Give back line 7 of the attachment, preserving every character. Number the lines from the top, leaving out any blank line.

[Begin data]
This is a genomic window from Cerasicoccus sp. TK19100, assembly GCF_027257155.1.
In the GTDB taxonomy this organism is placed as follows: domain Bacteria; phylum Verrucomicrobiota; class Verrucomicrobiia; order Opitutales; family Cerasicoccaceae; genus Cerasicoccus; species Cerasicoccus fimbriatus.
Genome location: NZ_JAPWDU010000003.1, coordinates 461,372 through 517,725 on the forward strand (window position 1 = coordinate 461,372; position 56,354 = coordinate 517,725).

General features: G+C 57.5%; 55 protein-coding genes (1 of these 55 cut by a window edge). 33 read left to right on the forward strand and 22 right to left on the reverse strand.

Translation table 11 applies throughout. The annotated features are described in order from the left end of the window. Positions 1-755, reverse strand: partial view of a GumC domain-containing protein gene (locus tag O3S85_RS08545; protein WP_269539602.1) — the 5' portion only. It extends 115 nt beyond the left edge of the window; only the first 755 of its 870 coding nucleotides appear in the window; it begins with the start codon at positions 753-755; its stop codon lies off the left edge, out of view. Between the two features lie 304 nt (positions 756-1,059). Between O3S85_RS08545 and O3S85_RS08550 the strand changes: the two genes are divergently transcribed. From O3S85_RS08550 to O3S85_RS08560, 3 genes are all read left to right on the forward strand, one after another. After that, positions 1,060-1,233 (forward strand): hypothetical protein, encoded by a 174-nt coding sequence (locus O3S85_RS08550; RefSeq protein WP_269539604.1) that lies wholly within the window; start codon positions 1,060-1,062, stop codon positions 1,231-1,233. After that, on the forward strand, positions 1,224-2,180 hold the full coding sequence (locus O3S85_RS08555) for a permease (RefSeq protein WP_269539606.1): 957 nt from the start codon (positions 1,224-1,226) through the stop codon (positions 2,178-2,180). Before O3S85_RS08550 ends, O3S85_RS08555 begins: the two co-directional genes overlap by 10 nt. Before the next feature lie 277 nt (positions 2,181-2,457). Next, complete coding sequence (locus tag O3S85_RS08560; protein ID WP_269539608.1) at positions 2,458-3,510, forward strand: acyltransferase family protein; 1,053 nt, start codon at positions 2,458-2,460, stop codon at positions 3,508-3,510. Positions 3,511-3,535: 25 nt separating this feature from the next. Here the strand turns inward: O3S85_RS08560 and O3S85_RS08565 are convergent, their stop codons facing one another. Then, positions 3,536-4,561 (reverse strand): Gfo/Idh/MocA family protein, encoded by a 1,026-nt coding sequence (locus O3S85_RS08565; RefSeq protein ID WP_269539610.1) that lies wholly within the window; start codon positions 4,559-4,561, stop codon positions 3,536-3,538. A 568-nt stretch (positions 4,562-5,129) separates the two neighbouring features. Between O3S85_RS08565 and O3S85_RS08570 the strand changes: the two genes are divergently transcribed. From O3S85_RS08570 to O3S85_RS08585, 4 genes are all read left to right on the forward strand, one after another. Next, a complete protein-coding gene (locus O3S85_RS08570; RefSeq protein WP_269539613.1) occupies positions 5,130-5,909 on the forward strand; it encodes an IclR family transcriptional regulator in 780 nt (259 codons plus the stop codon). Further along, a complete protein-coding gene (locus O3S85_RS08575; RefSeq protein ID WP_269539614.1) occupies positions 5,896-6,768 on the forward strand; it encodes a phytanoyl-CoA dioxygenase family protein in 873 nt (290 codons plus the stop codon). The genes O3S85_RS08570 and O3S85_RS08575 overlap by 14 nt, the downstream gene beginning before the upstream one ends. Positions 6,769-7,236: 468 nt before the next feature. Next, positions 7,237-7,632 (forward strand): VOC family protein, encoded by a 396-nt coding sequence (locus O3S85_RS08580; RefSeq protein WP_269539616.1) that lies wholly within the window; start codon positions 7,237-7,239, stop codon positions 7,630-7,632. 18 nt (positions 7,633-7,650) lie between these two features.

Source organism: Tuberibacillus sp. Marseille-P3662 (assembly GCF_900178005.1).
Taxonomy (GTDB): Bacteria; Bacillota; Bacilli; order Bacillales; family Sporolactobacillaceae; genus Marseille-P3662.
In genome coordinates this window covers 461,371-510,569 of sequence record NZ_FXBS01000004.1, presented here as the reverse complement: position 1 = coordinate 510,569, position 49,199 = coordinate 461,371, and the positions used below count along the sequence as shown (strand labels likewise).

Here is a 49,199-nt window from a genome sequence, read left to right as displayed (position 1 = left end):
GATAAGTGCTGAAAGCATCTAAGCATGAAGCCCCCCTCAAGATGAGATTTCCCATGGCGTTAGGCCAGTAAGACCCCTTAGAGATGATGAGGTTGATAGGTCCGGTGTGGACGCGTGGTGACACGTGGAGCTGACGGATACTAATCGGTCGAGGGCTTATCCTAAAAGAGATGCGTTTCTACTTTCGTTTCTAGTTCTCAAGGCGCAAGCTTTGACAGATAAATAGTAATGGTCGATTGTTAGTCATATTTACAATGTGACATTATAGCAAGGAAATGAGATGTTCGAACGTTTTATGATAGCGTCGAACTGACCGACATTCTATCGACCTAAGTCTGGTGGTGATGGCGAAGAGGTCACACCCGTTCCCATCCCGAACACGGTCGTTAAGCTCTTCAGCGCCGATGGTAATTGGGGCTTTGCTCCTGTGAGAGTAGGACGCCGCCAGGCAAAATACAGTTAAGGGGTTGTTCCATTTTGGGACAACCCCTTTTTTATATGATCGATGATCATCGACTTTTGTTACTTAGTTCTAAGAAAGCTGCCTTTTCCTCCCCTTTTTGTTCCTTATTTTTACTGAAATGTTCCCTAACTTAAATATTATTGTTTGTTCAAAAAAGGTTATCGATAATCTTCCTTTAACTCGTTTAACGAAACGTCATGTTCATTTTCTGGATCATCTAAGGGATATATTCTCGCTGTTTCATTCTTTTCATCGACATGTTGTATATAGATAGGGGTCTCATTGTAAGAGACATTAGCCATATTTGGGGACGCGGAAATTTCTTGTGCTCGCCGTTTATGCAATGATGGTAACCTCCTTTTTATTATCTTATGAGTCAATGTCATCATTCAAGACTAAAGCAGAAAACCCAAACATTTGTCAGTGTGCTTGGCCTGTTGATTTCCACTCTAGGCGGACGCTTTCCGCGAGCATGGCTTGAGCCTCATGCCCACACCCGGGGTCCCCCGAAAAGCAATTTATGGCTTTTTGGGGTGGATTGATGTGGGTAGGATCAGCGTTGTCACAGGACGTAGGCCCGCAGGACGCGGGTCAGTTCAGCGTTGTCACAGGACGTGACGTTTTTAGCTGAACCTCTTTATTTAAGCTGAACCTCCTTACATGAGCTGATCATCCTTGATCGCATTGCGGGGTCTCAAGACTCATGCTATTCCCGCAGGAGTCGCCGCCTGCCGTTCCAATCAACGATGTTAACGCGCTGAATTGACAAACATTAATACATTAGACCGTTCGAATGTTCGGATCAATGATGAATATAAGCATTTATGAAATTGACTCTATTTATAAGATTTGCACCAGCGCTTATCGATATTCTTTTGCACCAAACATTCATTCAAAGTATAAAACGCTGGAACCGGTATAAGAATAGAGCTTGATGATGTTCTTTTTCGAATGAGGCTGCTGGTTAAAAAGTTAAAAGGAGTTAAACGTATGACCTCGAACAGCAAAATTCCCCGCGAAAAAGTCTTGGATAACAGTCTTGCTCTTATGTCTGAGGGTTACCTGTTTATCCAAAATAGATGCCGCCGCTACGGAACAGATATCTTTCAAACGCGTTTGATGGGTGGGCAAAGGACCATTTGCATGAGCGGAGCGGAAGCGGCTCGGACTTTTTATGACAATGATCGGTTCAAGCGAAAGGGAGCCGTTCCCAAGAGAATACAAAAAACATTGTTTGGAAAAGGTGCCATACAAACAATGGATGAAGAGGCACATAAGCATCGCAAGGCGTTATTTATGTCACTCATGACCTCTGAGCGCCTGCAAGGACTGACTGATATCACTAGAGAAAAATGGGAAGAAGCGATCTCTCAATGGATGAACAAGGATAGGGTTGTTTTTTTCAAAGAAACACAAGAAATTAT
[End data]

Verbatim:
Taxonomy (GTDB): Bacteria; Bacillota; Bacilli; order Bacillales; family Sporolactobacillaceae; genus Marseille-P3662.